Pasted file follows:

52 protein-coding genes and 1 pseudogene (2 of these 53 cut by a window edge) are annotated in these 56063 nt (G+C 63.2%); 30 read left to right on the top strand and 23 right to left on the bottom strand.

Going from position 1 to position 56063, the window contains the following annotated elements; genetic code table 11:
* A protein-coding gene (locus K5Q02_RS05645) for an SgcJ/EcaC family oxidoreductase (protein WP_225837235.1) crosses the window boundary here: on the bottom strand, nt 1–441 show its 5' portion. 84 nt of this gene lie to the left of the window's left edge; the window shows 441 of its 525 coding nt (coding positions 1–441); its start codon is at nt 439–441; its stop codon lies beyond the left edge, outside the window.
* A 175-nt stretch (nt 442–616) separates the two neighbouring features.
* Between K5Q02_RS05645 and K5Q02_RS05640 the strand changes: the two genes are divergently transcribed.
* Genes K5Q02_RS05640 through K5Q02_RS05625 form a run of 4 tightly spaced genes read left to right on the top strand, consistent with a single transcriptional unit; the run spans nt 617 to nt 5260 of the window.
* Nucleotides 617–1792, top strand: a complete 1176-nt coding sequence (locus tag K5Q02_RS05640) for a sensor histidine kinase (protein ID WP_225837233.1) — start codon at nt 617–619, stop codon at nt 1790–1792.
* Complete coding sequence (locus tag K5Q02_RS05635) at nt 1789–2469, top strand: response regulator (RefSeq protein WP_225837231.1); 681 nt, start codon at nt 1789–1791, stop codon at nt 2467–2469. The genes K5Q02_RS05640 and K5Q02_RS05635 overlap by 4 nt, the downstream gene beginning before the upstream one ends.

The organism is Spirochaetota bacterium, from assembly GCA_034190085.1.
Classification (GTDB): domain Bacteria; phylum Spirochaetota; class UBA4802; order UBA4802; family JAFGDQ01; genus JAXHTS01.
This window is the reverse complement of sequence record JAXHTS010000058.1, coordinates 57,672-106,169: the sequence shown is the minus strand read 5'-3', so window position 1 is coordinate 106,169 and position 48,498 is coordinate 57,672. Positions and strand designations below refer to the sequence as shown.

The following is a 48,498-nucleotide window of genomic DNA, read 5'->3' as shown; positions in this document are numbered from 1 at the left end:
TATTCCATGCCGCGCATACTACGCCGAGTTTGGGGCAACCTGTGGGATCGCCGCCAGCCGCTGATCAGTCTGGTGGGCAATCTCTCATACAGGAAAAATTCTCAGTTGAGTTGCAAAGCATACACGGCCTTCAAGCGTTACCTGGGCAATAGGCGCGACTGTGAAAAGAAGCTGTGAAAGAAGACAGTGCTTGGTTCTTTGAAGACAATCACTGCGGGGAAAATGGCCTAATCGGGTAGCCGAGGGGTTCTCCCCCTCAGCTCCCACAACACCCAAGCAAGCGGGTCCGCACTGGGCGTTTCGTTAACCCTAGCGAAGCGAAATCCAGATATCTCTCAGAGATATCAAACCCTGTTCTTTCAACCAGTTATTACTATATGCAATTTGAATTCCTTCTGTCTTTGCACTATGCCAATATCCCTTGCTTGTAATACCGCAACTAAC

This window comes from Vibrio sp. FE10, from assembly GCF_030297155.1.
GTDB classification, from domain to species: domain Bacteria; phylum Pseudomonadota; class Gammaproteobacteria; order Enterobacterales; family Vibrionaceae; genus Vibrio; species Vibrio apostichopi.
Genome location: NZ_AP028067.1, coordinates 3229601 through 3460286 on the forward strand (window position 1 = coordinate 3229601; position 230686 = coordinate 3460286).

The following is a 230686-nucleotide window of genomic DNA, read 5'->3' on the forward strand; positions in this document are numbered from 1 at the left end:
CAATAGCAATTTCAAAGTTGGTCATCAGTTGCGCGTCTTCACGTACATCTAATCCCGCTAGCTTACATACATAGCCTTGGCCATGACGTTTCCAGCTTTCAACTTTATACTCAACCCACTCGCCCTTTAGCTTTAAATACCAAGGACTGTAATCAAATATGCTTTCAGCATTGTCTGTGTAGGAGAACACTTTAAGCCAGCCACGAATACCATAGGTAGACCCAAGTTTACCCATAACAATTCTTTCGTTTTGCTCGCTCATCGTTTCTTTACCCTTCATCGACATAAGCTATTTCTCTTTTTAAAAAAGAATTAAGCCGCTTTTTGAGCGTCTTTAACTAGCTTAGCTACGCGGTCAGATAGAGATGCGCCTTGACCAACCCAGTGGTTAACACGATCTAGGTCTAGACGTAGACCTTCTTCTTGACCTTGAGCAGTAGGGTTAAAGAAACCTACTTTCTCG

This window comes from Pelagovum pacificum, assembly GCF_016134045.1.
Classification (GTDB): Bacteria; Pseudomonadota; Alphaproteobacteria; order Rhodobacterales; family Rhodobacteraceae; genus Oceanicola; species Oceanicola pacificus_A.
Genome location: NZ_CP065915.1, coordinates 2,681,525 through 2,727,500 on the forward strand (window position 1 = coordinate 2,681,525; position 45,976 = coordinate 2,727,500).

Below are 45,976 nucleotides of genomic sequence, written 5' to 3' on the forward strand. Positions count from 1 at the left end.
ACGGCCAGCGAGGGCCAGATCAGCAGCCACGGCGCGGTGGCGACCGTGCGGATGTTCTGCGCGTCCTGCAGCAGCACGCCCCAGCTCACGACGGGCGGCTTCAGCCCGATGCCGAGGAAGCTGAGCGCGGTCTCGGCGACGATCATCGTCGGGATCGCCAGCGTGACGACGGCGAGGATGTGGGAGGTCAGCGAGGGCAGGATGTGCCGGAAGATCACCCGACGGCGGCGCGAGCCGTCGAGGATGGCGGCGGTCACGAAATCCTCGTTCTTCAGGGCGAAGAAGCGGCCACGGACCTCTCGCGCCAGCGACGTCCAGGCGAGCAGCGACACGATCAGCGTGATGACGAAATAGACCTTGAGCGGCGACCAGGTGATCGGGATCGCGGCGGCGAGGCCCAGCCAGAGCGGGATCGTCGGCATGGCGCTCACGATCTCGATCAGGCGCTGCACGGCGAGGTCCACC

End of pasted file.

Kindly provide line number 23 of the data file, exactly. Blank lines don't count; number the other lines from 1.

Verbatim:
ACGGCCAGCGAGGGCCAGATCAGCAGCCACGGCGCGGTGGCGACCGTGCGGATGTTCTGCGCGTCCTGCAGCAGCACGCCCCAGCTCACGACGGGCGGCTTCAGCCCGATGCCGAGGAAGCTGAGCGCGGTCTCGGCGACGATCATCGTCGGGATCGCCAGCGTGACGACGGCGAGGATGTGGGAGGTCAGCGAGGGCAGGATGTGCCGGAAGATCACCCGACGGCGGCGCGAGCCGTCGAGGATGGCGGCGGTCACGAAATCCTCGTTCTTCAGGGCGAAGAAGCGGCCACGGACCTCTCGCGCCAGCGACGTCCAGGCGAGCAGCGACACGATCAGCGTGATGACGAAATAGACCTTGAGCGGCGACCAGGTGATCGGGATCGCGGCGGCGAGGCCCAGCCAGAGCGGGATCGTCGGCATGGCGCTCACGATCTCGATCAGGCGCTGCACGGCGAGGTCCACC